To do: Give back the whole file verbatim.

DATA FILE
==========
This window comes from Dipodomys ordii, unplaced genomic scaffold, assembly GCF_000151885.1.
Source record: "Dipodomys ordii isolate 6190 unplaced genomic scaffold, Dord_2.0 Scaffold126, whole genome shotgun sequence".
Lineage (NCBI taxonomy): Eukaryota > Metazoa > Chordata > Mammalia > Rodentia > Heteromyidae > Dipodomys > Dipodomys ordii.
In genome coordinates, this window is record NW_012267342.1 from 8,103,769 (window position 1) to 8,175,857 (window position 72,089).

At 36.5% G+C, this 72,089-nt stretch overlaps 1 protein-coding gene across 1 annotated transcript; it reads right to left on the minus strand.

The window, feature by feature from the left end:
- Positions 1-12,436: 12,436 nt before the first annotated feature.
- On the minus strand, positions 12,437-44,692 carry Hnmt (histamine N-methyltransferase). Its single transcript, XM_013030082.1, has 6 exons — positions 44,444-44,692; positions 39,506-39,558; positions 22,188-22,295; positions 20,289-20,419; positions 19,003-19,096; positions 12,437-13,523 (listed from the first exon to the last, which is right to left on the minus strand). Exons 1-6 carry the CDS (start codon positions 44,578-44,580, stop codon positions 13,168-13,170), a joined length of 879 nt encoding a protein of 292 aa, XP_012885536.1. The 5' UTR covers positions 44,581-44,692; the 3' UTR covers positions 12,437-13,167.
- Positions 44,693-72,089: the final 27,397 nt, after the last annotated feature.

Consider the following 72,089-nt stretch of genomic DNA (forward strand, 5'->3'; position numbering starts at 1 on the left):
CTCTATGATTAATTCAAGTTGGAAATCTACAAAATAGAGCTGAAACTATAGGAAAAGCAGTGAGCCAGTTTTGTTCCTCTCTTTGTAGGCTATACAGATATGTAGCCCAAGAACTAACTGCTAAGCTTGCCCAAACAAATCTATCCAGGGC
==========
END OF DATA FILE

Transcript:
This window comes from Dipodomys ordii, unplaced genomic scaffold, assembly GCF_000151885.1.
Source record: "Dipodomys ordii isolate 6190 unplaced genomic scaffold, Dord_2.0 Scaffold126, whole genome shotgun sequence".
Lineage (NCBI taxonomy): Eukaryota > Metazoa > Chordata > Mammalia > Rodentia > Heteromyidae > Dipodomys > Dipodomys ordii.
In genome coordinates, this window is record NW_012267342.1 from 8,103,769 (window position 1) to 8,175,857 (window position 72,089).

At 36.5% G+C, this 72,089-nt stretch overlaps 1 protein-coding gene across 1 annotated transcript; it reads right to left on the minus strand.

The window, feature by feature from the left end:
- Positions 1-12,436: 12,436 nt before the first annotated feature.
- On the minus strand, positions 12,437-44,692 carry Hnmt (histamine N-methyltransferase). Its single transcript, XM_013030082.1, has 6 exons — positions 44,444-44,692; positions 39,506-39,558; positions 22,188-22,295; positions 20,289-20,419; positions 19,003-19,096; positions 12,437-13,523 (listed from the first exon to the last, which is right to left on the minus strand). Exons 1-6 carry the CDS (start codon positions 44,578-44,580, stop codon positions 13,168-13,170), a joined length of 879 nt encoding a protein of 292 aa, XP_012885536.1. The 5' UTR covers positions 44,581-44,692; the 3' UTR covers positions 12,437-13,167.
- Positions 44,693-72,089: the final 27,397 nt, after the last annotated feature.

Consider the following 72,089-nt stretch of genomic DNA (forward strand, 5'->3'; position numbering starts at 1 on the left):
CTCTATGATTAATTCAAGTTGGAAATCTACAAAATAGAGCTGAAACTATAGGAAAAGCAGTGAGCCAGTTTTGTTCCTCTCTTTGTAGGCTATACAGATATGTAGCCCAAGAACTAACTGCTAAGCTTGCCCAAACAAATCTATCCAGGGC